My point is this: Lower Merion is a very powerful municipality. They have a very organized historical architectural review board or “HARB” and historical society and STILL more is lost than is saved. I’ve observed similar situations in Radnor Township. Not trying to be Debbie Downer on this because I applaud Malvern Borough for finally trying to put mechanisms in place, but in the end will it do anything if local municipalities don’t lobby there state elected officials to update what needs updating in Harrisburg as well?

I also in the past worked to put a former neighborhood into a historic district. I’m still waiting and trying to figure out what it actually does to help in the end because since I moved away from this neighborhood there’s just been more development and I haven’t seen or heard of any active preservation.

Again, I am not against historic preservation, I am very much in favor of it. But historic preservation needs to have MORE things on a state level to back it up. And it has always been my belief that in addition to fabulous things like Preservation PA, there needs to be an update to the municipalities planning code because that is the state bible that drives local zoning ordinances, correct?

A more holistic approach is needed so local municipalities from the tiniest of boroughs to the largest of cities have more tools in there tool box to help them preserve their communities historically and in general.

I’m glad Malvern is taking these steps, but I also wonder if they will actually have enforceability with what they want to do? Or if one good Municipal Court challenge by someone will knock it out? What is Malvern Borough doing NOW about the properties which you would think were historic but seem to be falling apart?

Malvern Borough Solicitor Wendy McLean was quoted as saying “This is a much less obtrusive ordinance than most” and supposedly those who didn’t follow the ordinance if enacted would be subject to fines equal to a property’s market value? I just don’t see how they would be able enforce something like that. Maybe they could but is there case law on this before they go forward and spend taxpayer money to enact an ordinance like this? I get it, Malvern Borough is a small municipality finally trying to preserve its character. But if they don’t enact ordinances that they can’t defend in court they could possibly bankrupt themselves in legal fees couldn’t they?

What I don’t see in the media coverage is if Malvern Borough’s solicitor also went over similar ordinances in other communities? I agree Malvern has to begin somewhere, it’s just from reading through the ordinance I just can’t see a developer not being able to knock holes in it as it stands right now. And what will this ordinance do for all the structures in the borough which are currently “demolition by neglect”? How will they handle people who wish to be grandfathered from the ordinance?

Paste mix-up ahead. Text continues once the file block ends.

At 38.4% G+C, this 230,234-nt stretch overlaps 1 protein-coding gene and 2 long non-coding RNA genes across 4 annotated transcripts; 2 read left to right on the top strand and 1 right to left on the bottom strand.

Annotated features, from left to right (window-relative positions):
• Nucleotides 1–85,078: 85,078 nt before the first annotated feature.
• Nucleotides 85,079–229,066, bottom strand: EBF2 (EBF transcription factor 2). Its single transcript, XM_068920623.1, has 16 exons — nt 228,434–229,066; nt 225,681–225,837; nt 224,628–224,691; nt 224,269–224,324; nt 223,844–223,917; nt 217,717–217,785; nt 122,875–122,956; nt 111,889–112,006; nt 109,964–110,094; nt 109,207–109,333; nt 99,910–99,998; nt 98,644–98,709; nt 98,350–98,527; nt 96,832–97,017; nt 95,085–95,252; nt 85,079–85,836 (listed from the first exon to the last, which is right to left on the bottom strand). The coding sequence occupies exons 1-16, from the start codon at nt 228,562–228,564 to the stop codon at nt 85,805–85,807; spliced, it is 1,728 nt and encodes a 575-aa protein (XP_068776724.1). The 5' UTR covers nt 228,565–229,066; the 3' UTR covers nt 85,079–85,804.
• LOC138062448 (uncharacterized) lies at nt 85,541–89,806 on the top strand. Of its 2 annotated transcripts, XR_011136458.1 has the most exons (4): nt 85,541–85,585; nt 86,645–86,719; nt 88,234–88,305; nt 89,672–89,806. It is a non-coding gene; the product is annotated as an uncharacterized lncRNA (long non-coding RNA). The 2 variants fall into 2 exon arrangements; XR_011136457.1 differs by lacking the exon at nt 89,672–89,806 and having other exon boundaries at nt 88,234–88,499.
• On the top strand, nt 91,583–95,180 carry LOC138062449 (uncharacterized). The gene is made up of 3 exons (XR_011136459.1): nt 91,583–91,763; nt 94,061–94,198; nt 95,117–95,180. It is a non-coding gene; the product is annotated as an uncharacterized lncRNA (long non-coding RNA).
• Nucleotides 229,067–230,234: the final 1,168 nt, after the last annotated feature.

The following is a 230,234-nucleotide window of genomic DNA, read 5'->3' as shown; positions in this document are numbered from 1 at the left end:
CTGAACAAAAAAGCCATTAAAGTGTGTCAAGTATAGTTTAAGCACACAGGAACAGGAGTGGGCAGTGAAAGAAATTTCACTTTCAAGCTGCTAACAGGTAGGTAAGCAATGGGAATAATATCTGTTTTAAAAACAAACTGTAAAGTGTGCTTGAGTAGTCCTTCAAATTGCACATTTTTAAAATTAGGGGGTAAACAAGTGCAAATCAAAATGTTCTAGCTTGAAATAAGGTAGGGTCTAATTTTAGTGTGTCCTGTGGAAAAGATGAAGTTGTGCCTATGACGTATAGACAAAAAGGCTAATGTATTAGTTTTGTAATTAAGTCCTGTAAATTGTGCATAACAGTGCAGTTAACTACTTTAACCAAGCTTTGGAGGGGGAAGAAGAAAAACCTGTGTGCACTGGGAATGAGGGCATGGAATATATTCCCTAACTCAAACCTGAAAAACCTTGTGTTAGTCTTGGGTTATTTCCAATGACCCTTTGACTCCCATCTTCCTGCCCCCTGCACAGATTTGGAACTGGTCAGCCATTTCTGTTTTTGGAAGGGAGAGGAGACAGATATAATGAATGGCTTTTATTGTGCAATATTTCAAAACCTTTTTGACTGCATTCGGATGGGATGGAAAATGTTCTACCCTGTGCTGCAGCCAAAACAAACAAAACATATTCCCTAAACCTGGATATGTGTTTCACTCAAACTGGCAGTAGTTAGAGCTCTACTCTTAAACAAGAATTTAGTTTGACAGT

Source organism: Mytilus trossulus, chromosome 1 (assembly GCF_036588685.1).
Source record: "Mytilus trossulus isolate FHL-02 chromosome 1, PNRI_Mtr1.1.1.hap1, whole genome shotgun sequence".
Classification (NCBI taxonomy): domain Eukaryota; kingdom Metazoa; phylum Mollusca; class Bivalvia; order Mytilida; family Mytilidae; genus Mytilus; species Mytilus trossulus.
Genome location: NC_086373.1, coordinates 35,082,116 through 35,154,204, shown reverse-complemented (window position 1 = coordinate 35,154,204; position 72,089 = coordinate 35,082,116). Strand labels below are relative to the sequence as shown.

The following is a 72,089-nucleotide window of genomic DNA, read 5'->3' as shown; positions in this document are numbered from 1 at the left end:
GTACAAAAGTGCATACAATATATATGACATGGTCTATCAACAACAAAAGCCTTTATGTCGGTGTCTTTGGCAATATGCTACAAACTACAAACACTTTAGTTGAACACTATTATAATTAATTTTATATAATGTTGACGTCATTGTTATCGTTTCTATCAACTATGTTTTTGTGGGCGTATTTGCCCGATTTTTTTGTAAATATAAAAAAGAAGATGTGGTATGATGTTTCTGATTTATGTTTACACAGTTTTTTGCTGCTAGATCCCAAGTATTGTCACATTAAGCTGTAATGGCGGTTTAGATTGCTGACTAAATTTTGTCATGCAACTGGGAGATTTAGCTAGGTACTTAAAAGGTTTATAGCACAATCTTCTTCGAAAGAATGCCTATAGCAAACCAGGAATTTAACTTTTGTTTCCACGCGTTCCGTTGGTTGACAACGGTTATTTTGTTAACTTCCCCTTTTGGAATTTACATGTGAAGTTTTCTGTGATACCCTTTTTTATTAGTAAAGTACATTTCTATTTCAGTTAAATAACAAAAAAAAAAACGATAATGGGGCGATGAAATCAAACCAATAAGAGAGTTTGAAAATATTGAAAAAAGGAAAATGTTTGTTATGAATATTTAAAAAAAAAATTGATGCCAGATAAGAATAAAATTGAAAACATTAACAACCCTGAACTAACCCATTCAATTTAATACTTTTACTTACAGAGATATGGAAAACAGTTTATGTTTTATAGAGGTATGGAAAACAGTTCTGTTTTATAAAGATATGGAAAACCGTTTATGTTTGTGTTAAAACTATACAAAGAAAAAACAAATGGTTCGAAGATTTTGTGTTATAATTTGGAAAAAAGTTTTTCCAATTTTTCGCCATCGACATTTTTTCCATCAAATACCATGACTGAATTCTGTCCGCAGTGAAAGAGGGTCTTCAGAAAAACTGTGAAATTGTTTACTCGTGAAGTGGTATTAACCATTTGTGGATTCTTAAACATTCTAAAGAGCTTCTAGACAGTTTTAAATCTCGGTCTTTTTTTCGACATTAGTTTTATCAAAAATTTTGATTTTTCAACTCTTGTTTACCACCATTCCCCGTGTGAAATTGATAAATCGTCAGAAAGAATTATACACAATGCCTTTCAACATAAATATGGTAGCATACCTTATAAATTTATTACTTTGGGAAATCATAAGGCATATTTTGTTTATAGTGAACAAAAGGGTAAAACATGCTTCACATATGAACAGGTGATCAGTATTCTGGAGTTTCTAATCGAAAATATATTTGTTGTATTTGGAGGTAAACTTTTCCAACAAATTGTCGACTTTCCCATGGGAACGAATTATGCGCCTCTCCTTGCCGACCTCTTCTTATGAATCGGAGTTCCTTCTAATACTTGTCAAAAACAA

Here is the language of what is being proposed – it can be found on Malvern Borough’s website, just CLICK HERE.

And if you are into historic preservation you should also check out “Pennsylvania at Risk”

Here is the news on this:

Malvern wants to protect historic properties Michaelle Bond, Inquirer Staff Writer Last updated: Wednesday, January 21, 2015, 1:08 AM

Malvern, which celebrated its 125th anniversary last year, wants to add an extra step to its building-permit process to preserve historical properties.

The borough is considering a process to review all proposals to significantly alter or demolish historic properties or resources. Officials would work with property owners to try to preserve that which makes the structures historical.

According to a proposed ordinance that would create a Historical Overlay District, the protection of about 250 primarily residential structures is a matter of “public necessity.”

“We have a handful of them that were around during the Revolutionary War,” said Zeyn Uzman, chair of the borough’s Historical Commission. “Unfortunately, one of them will probably be torn down in the next six months.”

Uzman explained the potential ordinance to about 70 residents at a meeting Tuesday night at a church.

A developer plans to build residential units at the site of a house on Old Lincoln Highway that dates to the 1780s. The Historical Commission estimates that the house is the second- or third-oldest structure in Malvern.

The ordinance, which must be approved by the borough council, cannot protect properties from being demolished, but it would allow the borough to preserve the history of those places, Uzman said.

“If we’re going to lose a structure, we at least want to go in there and take pictures and document as much as we can,” he said. Currently, borough officials are not permitted to enter someone’s residence to document it.

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east whiteland zoning alert: malvern issues

abandoned house on morsteinI have been waiting for East Whiteland’s CubeSmart drama to pop up again, and it is…on Monday. Remember the last meeting on Cube Smart this summer? The one where one of the board members fell asleep? The zoning hearing board agenda for Monday is posted, check it out.

Appeal No. 13-15 Application of Old Lancaster Venture, LP, c/o CubeSmart (continuation of the hearing commenced at the July 22nd meeting of the Board).

I say this is a meeting worth attending for CubeSmart alone.

Of course while I was perusing the agenda (which I have loaded for you here: East Whiteland Zoning Hearing Board Agenda Aug 26 ), something else caught my eye that people anywhere near (or on) Morstein Road or Collegeview in Malvern should sit up and take note.